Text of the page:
20 The next morning, about the time for offering the sacrifice, there it was—water flowing from the direction of Edom! And the land was filled with water.
It seems that God sent an intense down pour in the nearby mountains, and this caused a flash flood though the desert of Edom.
21 Now all the Moabites had heard that the kings had come to fight against them; so every man, young and old, who could bear arms was called up and stationed on the border. 22 When they got up early in the morning, the sun was shining on the water. To the Moabites across the way, the water looked red—like blood. 23 “That’s blood!” they said. “Those kings must have fought and slaughtered each other. Now to the plunder, Moab!”
24 But when the Moabites came to the camp of Israel, the Israelites rose up and fought them until they fled.
The ditches serve a double purpose: first, they supply water to Israel, and second, they fool the enemy and become a means of their defeat. I think of the soldiers of Israel and Judah on the previous day — hot and tired from marching, thirsty but no water, then told they had to dig ditches in the hot dry ground! It may have seemed to some of them to be such a useless thing to do! But nothing done in obedience to the Lord is ever worthless — as the soldiers learned the next day!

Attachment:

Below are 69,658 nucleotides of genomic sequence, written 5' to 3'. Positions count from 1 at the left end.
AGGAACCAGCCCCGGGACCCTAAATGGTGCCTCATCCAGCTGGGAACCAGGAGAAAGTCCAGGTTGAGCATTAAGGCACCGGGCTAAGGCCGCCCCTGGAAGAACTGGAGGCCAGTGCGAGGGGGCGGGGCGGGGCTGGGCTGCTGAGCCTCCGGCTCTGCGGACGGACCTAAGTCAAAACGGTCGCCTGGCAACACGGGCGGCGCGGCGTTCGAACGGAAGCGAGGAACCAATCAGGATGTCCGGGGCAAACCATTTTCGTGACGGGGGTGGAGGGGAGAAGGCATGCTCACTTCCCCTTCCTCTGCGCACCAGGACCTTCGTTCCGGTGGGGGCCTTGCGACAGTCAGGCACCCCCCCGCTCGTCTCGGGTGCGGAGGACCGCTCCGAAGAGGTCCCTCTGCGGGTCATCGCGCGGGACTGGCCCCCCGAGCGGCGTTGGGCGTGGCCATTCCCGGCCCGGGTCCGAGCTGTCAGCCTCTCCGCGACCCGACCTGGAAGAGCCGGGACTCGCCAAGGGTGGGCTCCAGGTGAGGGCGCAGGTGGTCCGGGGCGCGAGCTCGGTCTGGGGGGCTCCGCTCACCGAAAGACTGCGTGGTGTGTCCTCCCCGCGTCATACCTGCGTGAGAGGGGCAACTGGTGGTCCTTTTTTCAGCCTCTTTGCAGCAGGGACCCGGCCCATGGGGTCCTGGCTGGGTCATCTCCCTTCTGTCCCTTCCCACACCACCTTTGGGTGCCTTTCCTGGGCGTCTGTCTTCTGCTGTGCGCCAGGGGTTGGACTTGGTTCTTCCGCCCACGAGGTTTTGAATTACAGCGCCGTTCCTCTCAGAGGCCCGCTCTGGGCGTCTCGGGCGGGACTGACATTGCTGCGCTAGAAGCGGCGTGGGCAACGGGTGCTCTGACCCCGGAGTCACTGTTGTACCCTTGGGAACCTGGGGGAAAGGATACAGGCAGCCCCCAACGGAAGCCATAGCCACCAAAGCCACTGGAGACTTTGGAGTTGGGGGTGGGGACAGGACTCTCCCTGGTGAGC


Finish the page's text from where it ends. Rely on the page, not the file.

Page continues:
In a similar vein, HERE is a song about water that brings salvation. “Near the Cross” was written by Fanny Crosby in 1869 and is sung here — beautifully! — by the Mississippi Mass Choir.
- Jesus, keep me near the cross,
There a precious fountain—
Free to all, a healing stream—
Flows from Calv’ry’s mountain.
In the cross, in the cross,
Be my glory ever;
Till my raptured soul shall find
Rest beyond the river.
- Near the cross, a trembling soul,
Love and Mercy found me;
There the bright and morning star
Sheds its beams around me.
- Near the cross! O Lamb of God,
Bring its scenes before me;
Help me walk from day to day,
With its shadows o’er me.
- Near the cross I’ll watch and wait
Hoping, trusting ever,
Till I reach the golden strand,
Just beyond the river.
And the Israelites invaded the land and slaughtered the Moabites. 25 They destroyed the towns, and each man threw a stone on every good field until it was covered. They stopped up all the springs and cut down every good tree. Only Kir Hareseth was left with its stones in place, but men armed with slings surrounded it and attacked it.
26 When the king of Moab saw that the battle had gone against him, he took with him seven hundred swordsmen to break through to the king of Edom, but they failed. 27 Then he took his firstborn son, who was to succeed him as king, and offered him as a sacrifice on the city wall. The fury against Israel was great; they withdrew and returned to their own land.